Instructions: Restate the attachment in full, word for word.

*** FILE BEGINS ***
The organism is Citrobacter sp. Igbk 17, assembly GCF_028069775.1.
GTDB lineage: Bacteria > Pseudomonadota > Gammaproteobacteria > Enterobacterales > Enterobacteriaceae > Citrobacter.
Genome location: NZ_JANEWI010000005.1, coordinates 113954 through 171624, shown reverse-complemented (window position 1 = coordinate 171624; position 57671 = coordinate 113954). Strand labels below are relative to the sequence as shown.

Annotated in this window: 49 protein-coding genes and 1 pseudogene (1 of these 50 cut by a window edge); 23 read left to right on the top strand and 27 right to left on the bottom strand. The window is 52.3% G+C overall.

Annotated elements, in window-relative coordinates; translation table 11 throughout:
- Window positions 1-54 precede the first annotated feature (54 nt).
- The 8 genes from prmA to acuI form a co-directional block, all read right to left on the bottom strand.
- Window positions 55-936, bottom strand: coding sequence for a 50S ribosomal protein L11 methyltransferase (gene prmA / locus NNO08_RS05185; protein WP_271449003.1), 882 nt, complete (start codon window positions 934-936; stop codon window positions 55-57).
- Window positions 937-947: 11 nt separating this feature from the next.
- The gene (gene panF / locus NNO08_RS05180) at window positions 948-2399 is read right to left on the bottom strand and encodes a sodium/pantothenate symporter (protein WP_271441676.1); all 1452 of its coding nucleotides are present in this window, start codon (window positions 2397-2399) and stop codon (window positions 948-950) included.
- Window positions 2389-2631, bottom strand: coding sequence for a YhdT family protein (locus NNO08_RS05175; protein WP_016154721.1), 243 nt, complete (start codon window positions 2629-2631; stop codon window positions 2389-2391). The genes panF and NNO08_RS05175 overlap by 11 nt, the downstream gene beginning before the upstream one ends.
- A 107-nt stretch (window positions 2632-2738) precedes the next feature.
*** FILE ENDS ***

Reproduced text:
The organism is Citrobacter sp. Igbk 17, assembly GCF_028069775.1.
GTDB lineage: Bacteria > Pseudomonadota > Gammaproteobacteria > Enterobacterales > Enterobacteriaceae > Citrobacter.
Genome location: NZ_JANEWI010000005.1, coordinates 113954 through 171624, shown reverse-complemented (window position 1 = coordinate 171624; position 57671 = coordinate 113954). Strand labels below are relative to the sequence as shown.

Annotated in this window: 49 protein-coding genes and 1 pseudogene (1 of these 50 cut by a window edge); 23 read left to right on the top strand and 27 right to left on the bottom strand. The window is 52.3% G+C overall.

Annotated elements, in window-relative coordinates; translation table 11 throughout:
- Window positions 1-54 precede the first annotated feature (54 nt).
- The 8 genes from prmA to acuI form a co-directional block, all read right to left on the bottom strand.
- Window positions 55-936, bottom strand: coding sequence for a 50S ribosomal protein L11 methyltransferase (gene prmA / locus NNO08_RS05185; protein WP_271449003.1), 882 nt, complete (start codon window positions 934-936; stop codon window positions 55-57).
- Window positions 937-947: 11 nt separating this feature from the next.
- The gene (gene panF / locus NNO08_RS05180) at window positions 948-2399 is read right to left on the bottom strand and encodes a sodium/pantothenate symporter (protein WP_271441676.1); all 1452 of its coding nucleotides are present in this window, start codon (window positions 2397-2399) and stop codon (window positions 948-950) included.
- Window positions 2389-2631, bottom strand: coding sequence for a YhdT family protein (locus NNO08_RS05175; protein WP_016154721.1), 243 nt, complete (start codon window positions 2629-2631; stop codon window positions 2389-2391). The genes panF and NNO08_RS05175 overlap by 11 nt, the downstream gene beginning before the upstream one ends.
- A 107-nt stretch (window positions 2632-2738) precedes the next feature.